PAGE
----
Keep It Simple So We All Understand
At our last Meeting Gerry gave us a talk on tides and, if you let it, what a complicated subject it can be. Most of us knew that the tides are caused by the pull of the Moon as it orbits the Earth. What we didn’t realise was that the moon’s orbit is not just a straightforward circuit but an ellipse so that its proximity to the Earth varies. Just to make things more complicated the Earth’s rotation on its axis is not vertical. It’s not straight up and down so to speak but on an angle.
The whole jolly issue, Moon and Earth, rotate around a common gravitational centre. You keeping up so far? Perhaps I’ll leave it at that and do as we do in N.C.I. – keep it simple. All you need to know is that the tide for the day can be looked up in the Admiralty Tide Table which is kept in a folder in the Lookout. Anything else is for your interest only.
So far as our training is concerned we stick to essentials. Yes, you need to know what the tide is doing and when are High and Low Water. You need to know how to use the telescope/binoculars so you can see if something is wrong. You need to be able to identify a possible problem and how to pinpoint exactly where the casualty is by plotting a bearing and distance on a chart. You need to know how to pass that information to the Coastguard by means of a telephone. Then, when the Lifeboat shows up, you need to know how to direct the them to the casualty. You must also be able to operate our Marine Band radio.
All right, I have simplified it, but if you can do all of these things you can perform our major function – to look out for people in trouble and get them help. To that end we are about to start our winter Training Programme which runs separately from our monthly meetings and is intended to train up our new members to become fully qualified Watchkeepers, able to stand Watch on their own in the Lookout.
These are fun evenings with a serious intent. Each evening is devoted to one particular aspect. Despite all the laughter and chaffing which goes on, by the end of the session you should know, better still, understand, what it was all about and how to do it. You may need to be Einstein to understand why the tides do what they do but you only need common sense to follow our training.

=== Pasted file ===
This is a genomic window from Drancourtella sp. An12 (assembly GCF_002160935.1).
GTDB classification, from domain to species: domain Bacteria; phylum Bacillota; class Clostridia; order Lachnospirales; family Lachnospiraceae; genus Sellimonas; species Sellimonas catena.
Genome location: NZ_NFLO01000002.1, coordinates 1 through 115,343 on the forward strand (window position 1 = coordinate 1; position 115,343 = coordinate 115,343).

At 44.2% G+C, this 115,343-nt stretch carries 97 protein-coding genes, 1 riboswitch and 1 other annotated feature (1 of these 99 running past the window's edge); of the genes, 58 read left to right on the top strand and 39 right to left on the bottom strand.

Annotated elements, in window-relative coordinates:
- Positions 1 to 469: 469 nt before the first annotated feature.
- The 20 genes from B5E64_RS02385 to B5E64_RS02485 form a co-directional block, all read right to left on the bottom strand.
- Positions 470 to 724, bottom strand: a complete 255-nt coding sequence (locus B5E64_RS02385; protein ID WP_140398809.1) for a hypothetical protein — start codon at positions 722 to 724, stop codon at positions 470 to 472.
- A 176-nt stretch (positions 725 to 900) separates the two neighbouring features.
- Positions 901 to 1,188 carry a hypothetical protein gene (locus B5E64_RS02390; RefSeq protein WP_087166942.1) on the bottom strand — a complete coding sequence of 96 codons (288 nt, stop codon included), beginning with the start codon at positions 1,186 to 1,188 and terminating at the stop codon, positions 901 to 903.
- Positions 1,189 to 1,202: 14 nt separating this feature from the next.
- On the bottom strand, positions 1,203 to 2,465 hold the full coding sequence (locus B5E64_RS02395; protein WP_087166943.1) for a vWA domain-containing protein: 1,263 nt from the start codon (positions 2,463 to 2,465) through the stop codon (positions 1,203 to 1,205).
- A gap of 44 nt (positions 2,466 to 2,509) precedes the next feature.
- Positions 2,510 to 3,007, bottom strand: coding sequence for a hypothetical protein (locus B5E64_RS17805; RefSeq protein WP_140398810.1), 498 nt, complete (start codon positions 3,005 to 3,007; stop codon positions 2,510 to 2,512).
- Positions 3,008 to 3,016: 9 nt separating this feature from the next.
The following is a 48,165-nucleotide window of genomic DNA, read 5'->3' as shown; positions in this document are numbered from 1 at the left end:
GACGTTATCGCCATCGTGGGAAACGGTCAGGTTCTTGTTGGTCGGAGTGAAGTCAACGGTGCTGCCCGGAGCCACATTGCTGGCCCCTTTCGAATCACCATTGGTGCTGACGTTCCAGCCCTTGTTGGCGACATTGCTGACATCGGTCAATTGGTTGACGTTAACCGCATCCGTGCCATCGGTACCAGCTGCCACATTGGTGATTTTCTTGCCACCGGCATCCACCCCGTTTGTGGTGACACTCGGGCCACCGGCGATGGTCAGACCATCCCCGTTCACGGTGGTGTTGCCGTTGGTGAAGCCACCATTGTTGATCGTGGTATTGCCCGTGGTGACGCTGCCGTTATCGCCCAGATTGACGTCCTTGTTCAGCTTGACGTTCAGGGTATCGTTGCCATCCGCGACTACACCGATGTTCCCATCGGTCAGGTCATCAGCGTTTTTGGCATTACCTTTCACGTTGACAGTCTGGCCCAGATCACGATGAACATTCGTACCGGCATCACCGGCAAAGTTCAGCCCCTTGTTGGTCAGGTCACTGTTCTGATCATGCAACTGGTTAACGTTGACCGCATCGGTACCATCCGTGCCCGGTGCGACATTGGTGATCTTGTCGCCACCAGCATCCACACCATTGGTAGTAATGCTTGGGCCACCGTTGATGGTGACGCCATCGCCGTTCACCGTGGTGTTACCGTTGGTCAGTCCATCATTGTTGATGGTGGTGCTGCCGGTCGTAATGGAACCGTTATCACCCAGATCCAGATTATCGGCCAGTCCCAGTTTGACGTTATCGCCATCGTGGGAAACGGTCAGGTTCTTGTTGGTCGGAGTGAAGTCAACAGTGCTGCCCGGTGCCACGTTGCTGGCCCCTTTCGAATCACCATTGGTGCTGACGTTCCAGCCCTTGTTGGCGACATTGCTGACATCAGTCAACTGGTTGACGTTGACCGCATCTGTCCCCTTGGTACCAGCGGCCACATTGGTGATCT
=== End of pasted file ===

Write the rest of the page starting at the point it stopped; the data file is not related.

Our ‘bread and butter’ is what is happening in waters close in to land and we are bounded by Nare Head to the north-east and Grebe Point to the south-west. We cover the beaches we can see and are there as a contact point for anyone in trouble on the Coast Path. We are there to help people. Some over-reach themselves, thinking they can do more than they are able. Some just lack knowledge Some are careless or unthinking. Some just have plain bad luck.
We are interested in ‘the little people’. Large ships do not concern us as they are professionally operated, well equipped and watched over by the MRCC at Falmouth. Occasionally one will come close in to anchor and wait for a few days but normally they are simply visible on the skyline – something to identify if you can out of interest rather than necessity.
We get some very odd things pass across from time to time, flat things with legs in the air, bulbous things that look like balloons, craft with immensely long afterdecks, warships – all this is for your personal interest if you want to look it up but you do not have to be an expert in ship recognition. The same with the radio. It is there, it is switched on and you must be able to operate it should the need arise. But the fact that HMS Daring is bitterly complaining about some French fisherman preventing him lobbing concrete blocks down the Range is only of interest to pass the time.
Similarly you may hear a French Coastguard saying’ ‘Securite, Securite, Securite.’ and burbling on about something happening off the Channel Islands. Not your problem. You will get to the point where the radio runs in the background, your increasing skill and confidence takes it all in and subconsciously sorts it, listening all the time for the important one – ‘MAYDAY, MAYDAY, MAYDAY…….’ You automatically reach to switch on our voice recorder and, at the same time, pick up pencil and paper. That is why you are there – that is why you spent all those evenings over in Portscatho Memorial Hall learning how to record the call, listen for it to be acknowledged, and, if not, pass it on to Falmouth Coastguard.
The bird life is interesting if you are into birds and if you are lucky you may see dolphins or a basking shark. But that is not why you are there. Your are watching the teenage boy who is not very good on his sailboard or the children playing with the airbed – are they getting out rather a long way? And what about that lunatic who has just appeared around Pencabe on his jet ski and is bearing down upon the swimmers off the beach? Is he going to keep up his present 20 knot speed? Or will he reduce it to a safe speed before he gets among them?
This is what this voluntary job is all about – providing a safety net for all those people who use our inshore waters, beaches and paths. Thankfully, though we have played our part in many incidents which could have turned nasty, we have, so far, been spared the ultimate tragedy of someone’s death. We have one big weakness, however. We have insufficient volunteers to provide cover every day of the summer months. If you think you could help please give Bob a ring on 01872-580720 or Robert on 501670. No one is going to commit you to anything,